The Fire and Rescue Service attended more than 15 000 fires at non-residential premises last year* – the majority were accidental.
The consequences of an outdated fire risk assessment (FRA), poor fire escape plan and out of date fire equipment are potentially catastrophic. Last year alone fires in industrial premises resulted in 17 fatalities and 1061 non-fatal casualties.*
If you’re responsible for a commercial property it could be you who needs to meet the various obligations of the Regulatory Reform (Fire Safety) Order 2005 to ensure the safety of anyone using the building.
Is it your responsibility?
If you are the owner, landlord, employer or occupier of a commercial property, or have ‘control of the premises’ as the facilities management or property management company, it’s worth checking – you could be what the regulations term the ‘responsible person’. Even if you’re not responsible it’s good to know who is.
What are your obligations?
If you are the ‘responsible person’ you need to find out exactly what your responsibilities are. A good start-point for ensuring compliance is to set up an annual fire risk assessment (FRA), which is intended to ensure that general fire precautions have been made and to identify any areas within the property that pose risk. All required remedial works identified should then be carried out as soon as possible following assessments, whether that is remedial work to fire doors, improvements to fire compartmentation or an upgrade of the fire detection system.
If you’ve recently taken over a building, you should carry out your own FRA as the responsibility lies with you not the previous ‘responsible person’. Keep in mind that you’ll need to review your FRA if the building has a change of use or you make structural changes to the building (even something relatively minor like adding a partition wall may affect the FRA). In short, if you suspect that there’s any reason why the existing FRA should not be valid, get a new one.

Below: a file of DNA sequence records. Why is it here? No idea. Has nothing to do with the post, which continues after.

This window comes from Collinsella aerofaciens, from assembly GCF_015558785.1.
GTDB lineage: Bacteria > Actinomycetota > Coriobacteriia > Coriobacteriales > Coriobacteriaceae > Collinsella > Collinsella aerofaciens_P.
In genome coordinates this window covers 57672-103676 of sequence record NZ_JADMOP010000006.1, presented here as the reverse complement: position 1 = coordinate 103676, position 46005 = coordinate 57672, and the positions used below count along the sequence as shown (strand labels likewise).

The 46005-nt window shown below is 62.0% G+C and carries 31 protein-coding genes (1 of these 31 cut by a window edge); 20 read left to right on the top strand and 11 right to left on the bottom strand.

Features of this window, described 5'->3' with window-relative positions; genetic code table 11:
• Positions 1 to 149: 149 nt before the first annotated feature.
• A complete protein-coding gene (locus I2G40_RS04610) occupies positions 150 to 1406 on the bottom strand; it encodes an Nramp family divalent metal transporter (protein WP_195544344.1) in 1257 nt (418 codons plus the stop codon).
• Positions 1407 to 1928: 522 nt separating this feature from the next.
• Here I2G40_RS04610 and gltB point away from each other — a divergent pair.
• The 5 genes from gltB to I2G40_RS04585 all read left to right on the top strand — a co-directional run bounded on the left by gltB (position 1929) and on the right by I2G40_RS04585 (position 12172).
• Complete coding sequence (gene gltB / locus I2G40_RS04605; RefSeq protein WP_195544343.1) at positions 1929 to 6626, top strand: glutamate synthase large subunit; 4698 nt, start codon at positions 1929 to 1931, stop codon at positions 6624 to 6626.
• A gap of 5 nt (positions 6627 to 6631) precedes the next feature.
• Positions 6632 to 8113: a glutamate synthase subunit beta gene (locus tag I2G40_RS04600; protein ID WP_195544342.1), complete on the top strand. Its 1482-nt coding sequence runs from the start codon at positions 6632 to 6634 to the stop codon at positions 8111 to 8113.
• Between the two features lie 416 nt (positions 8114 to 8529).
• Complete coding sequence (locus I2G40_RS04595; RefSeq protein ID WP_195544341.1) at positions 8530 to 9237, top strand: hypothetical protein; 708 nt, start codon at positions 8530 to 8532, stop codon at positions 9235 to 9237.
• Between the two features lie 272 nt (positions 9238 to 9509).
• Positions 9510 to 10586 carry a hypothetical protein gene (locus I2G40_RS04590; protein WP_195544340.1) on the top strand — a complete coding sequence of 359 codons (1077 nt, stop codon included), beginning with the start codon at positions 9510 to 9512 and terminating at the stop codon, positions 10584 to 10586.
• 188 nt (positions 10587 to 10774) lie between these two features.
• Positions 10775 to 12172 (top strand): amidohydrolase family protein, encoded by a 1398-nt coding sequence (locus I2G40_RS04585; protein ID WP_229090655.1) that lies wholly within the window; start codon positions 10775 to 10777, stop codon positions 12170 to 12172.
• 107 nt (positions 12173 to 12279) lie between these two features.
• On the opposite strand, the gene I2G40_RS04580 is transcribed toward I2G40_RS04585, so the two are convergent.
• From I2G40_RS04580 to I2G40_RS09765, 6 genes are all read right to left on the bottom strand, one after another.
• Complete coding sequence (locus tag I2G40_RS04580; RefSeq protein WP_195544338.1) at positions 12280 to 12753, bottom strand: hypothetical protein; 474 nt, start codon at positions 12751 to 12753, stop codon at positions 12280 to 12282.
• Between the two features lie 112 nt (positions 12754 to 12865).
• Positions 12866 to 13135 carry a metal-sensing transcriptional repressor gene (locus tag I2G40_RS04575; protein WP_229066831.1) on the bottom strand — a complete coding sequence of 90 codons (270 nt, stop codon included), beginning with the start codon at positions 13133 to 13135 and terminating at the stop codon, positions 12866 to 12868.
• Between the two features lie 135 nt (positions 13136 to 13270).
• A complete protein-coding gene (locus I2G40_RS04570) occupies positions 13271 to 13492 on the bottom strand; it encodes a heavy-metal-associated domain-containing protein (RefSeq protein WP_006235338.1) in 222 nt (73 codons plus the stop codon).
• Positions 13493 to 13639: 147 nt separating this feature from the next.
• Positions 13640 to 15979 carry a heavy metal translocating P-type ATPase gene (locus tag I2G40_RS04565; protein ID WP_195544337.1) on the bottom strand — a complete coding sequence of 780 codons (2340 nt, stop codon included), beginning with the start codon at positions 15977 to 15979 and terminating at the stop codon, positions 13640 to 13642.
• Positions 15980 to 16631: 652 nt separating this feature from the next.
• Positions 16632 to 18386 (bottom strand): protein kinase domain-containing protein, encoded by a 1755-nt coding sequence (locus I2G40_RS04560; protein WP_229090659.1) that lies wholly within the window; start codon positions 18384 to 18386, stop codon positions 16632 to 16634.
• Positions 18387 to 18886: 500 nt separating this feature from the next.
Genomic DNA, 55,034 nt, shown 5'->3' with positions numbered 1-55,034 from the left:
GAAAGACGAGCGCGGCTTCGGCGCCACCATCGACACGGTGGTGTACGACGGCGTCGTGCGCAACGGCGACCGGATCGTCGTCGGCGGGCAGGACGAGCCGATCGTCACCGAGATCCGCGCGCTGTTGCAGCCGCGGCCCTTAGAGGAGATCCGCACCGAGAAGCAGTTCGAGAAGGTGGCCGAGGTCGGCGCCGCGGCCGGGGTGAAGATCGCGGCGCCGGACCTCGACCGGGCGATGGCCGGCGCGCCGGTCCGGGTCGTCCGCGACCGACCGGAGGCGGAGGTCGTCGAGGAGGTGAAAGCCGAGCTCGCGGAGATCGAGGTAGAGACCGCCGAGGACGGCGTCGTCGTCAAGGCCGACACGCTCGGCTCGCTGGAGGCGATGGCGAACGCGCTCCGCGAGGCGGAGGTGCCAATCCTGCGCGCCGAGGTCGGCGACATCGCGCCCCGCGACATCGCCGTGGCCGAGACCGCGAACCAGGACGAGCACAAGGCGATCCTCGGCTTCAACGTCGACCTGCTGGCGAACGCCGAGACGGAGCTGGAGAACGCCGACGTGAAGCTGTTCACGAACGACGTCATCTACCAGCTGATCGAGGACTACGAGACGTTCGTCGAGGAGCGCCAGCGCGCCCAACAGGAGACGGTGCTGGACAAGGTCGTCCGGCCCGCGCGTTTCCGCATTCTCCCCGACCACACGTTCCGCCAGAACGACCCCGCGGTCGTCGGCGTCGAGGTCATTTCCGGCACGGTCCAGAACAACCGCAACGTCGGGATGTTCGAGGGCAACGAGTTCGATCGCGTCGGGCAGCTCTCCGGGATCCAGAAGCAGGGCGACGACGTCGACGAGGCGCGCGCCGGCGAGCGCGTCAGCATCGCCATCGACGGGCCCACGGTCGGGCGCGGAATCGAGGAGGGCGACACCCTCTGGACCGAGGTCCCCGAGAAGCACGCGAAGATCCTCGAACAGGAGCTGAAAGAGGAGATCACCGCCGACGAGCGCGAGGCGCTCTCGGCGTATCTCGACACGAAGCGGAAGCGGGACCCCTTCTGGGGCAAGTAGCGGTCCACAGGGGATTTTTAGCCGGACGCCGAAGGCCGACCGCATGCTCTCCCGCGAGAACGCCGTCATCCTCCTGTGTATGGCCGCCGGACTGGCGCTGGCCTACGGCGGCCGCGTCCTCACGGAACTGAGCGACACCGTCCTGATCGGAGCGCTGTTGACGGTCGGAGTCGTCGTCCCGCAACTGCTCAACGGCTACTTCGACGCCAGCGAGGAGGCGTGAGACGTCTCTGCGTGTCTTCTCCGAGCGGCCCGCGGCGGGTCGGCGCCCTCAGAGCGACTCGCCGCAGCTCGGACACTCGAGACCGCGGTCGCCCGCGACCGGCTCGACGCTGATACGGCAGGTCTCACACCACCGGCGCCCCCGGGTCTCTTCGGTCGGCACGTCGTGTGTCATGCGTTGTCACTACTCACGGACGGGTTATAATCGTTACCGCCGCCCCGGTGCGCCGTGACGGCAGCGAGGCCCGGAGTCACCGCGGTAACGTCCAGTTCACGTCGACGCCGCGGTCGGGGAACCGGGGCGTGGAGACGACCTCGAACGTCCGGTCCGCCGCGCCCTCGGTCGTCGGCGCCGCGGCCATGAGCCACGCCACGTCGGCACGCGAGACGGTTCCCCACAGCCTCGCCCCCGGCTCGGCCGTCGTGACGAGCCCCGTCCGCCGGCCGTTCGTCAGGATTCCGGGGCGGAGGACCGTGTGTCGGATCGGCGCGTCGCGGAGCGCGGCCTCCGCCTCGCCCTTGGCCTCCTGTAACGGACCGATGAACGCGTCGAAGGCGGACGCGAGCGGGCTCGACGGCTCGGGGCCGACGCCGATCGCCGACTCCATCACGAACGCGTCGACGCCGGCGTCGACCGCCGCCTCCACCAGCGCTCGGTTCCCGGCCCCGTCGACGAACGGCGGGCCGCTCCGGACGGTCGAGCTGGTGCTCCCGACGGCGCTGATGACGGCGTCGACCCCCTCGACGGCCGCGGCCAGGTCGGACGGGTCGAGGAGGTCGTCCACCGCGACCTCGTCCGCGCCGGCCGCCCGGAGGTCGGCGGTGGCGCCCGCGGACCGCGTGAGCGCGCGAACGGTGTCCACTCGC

What does an FRA cover?
- Potential fire risks, including sources of ignition and accelerators and checking measures to reduce the spread of fire e.g. fire doors and partitions.
- Means of escape from the building, ensuring that these can be safely and effectively used at all times, and that signage is adequate.
- Emergency lighting
- Fire-fighting provisions, including sprinkler systems, hose reels and fire extinguishers
- Fire detection provisions, including fire and smoke detection and warning systems.
- Arrangements for action to be taken in the event of a fire on the premises
- Danger areas
- Flammable substances
- Lightning protection
The implications of non-compliance
Obviously, it’s important to ensure the safety of the people in your building and it may be that compliance with the fire safety regulations is a condition of the lease, mortgage or insurance so failure to comply with your duties could affect these. Placing people at risk by not fulfilling your responsibilities could result in fines or imprisonment.
We can help you fulfill your obligations
We can help you to keep your building compliant and the people in it happy and safe. We can either manage the Fire Risk Assessment on your behalf or if you already have one and there are any corrective works required, we will implement these for you.
Carrying out an annual Fire Risk Assessment and arranging any necessary work can be covered under a Darenth Valley planned and preventative maintenance (PPM) contract, relieving you of this aspect of the building’s management.
Source: Gov.uk Fire Statistics Data Table 080819
Do our Happy Building Health Check
We’ve identified 12 areas of essential maintenance for keeping commercial property compliant and created a Happy Building Health Check. If compliance is your responsibility download it and check that your building complies.